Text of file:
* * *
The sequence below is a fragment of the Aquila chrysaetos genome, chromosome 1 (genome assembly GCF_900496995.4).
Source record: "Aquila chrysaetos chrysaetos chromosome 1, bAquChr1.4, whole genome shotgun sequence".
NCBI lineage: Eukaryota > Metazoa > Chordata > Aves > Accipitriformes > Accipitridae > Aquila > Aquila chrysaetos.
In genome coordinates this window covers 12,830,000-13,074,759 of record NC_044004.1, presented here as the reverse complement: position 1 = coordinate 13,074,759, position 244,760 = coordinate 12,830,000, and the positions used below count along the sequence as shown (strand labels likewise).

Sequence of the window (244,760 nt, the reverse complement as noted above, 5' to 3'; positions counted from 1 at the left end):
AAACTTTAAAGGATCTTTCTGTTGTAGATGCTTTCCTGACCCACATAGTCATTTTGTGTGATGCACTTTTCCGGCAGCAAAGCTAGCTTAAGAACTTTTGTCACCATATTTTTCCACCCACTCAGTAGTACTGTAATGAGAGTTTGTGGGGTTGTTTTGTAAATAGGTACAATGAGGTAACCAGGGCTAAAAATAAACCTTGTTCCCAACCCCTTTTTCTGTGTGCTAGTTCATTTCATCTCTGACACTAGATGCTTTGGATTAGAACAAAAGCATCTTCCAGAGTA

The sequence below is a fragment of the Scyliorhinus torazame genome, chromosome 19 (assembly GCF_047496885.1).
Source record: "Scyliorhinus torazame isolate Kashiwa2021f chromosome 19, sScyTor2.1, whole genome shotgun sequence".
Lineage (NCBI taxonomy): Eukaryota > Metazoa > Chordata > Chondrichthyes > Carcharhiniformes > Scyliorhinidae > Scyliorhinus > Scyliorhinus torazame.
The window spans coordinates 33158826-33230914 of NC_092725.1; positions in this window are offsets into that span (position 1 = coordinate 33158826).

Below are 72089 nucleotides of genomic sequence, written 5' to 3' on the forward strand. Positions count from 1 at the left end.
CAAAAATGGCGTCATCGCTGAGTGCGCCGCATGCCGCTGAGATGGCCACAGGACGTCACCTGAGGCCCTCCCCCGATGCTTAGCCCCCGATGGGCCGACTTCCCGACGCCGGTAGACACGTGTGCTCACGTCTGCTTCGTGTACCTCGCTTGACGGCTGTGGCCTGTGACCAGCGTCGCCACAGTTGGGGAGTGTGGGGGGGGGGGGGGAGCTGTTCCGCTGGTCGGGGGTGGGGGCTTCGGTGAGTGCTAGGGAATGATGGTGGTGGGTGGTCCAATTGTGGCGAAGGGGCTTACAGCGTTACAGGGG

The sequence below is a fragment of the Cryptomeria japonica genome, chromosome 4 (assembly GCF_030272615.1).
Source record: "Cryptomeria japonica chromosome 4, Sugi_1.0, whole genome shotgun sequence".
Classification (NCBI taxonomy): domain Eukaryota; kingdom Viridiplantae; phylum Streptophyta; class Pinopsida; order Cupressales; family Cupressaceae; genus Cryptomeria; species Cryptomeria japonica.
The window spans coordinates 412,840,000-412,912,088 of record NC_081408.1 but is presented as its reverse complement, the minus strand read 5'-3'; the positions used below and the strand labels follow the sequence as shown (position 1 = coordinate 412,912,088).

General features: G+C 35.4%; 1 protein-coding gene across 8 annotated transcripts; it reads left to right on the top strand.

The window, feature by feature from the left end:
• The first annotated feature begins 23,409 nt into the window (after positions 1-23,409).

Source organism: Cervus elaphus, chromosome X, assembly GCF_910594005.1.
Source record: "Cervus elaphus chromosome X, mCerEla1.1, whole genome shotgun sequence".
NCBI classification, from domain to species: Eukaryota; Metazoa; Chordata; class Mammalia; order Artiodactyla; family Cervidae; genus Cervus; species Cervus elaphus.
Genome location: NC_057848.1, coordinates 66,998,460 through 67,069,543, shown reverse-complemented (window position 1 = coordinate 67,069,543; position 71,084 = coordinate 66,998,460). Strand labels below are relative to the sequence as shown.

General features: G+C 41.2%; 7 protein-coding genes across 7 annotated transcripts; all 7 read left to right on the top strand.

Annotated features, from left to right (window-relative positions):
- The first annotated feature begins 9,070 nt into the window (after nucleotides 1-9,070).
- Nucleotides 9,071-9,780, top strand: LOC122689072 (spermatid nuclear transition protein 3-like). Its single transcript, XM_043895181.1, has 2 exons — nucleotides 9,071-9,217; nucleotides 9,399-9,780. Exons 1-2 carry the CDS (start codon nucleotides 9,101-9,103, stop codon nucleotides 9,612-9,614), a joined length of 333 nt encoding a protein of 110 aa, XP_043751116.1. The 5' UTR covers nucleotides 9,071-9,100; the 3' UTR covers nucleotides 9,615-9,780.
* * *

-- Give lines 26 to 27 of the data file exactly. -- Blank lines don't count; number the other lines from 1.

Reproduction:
- The first annotated feature begins 9,070 nt into the window (after nucleotides 1-9,070).
- Nucleotides 9,071-9,780, top strand: LOC122689072 (spermatid nuclear transition protein 3-like). Its single transcript, XM_043895181.1, has 2 exons — nucleotides 9,071-9,217; nucleotides 9,399-9,780. Exons 1-2 carry the CDS (start codon nucleotides 9,101-9,103, stop codon nucleotides 9,612-9,614), a joined length of 333 nt encoding a protein of 110 aa, XP_043751116.1. The 5' UTR covers nucleotides 9,071-9,100; the 3' UTR covers nucleotides 9,615-9,780.